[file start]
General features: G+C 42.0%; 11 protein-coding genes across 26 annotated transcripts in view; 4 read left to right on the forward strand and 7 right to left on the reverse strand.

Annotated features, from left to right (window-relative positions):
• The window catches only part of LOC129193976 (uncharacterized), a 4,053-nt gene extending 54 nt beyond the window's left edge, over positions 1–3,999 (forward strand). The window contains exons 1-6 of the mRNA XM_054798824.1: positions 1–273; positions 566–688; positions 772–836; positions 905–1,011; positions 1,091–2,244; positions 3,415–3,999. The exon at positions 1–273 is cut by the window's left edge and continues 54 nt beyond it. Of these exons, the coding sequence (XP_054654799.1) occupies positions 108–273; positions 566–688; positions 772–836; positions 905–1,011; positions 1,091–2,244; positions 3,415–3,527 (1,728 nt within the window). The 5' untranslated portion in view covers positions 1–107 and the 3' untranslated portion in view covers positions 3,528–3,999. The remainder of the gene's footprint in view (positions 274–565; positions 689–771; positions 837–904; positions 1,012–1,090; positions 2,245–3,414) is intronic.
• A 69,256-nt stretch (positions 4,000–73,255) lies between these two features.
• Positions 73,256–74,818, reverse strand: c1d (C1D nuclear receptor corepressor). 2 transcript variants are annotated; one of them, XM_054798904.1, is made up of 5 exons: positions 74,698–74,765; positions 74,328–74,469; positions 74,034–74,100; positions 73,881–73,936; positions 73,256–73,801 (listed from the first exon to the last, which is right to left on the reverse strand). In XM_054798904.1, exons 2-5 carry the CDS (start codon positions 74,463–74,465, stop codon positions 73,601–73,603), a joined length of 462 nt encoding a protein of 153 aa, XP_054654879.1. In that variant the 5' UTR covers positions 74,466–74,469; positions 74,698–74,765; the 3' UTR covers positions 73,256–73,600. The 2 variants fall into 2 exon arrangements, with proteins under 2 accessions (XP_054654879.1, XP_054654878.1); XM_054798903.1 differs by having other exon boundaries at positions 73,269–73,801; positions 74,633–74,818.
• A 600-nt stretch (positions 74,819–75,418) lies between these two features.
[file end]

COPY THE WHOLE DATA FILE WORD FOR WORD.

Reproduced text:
General features: G+C 42.0%; 11 protein-coding genes across 26 annotated transcripts in view; 4 read left to right on the forward strand and 7 right to left on the reverse strand.

Annotated features, from left to right (window-relative positions):
• The window catches only part of LOC129193976 (uncharacterized), a 4,053-nt gene extending 54 nt beyond the window's left edge, over positions 1–3,999 (forward strand). The window contains exons 1-6 of the mRNA XM_054798824.1: positions 1–273; positions 566–688; positions 772–836; positions 905–1,011; positions 1,091–2,244; positions 3,415–3,999. The exon at positions 1–273 is cut by the window's left edge and continues 54 nt beyond it. Of these exons, the coding sequence (XP_054654799.1) occupies positions 108–273; positions 566–688; positions 772–836; positions 905–1,011; positions 1,091–2,244; positions 3,415–3,527 (1,728 nt within the window). The 5' untranslated portion in view covers positions 1–107 and the 3' untranslated portion in view covers positions 3,528–3,999. The remainder of the gene's footprint in view (positions 274–565; positions 689–771; positions 837–904; positions 1,012–1,090; positions 2,245–3,414) is intronic.
• A 69,256-nt stretch (positions 4,000–73,255) lies between these two features.
• Positions 73,256–74,818, reverse strand: c1d (C1D nuclear receptor corepressor). 2 transcript variants are annotated; one of them, XM_054798904.1, is made up of 5 exons: positions 74,698–74,765; positions 74,328–74,469; positions 74,034–74,100; positions 73,881–73,936; positions 73,256–73,801 (listed from the first exon to the last, which is right to left on the reverse strand). In XM_054798904.1, exons 2-5 carry the CDS (start codon positions 74,463–74,465, stop codon positions 73,601–73,603), a joined length of 462 nt encoding a protein of 153 aa, XP_054654879.1. In that variant the 5' UTR covers positions 74,466–74,469; positions 74,698–74,765; the 3' UTR covers positions 73,256–73,600. The 2 variants fall into 2 exon arrangements, with proteins under 2 accessions (XP_054654879.1, XP_054654878.1); XM_054798903.1 differs by having other exon boundaries at positions 73,269–73,801; positions 74,633–74,818.
• A 600-nt stretch (positions 74,819–75,418) lies between these two features.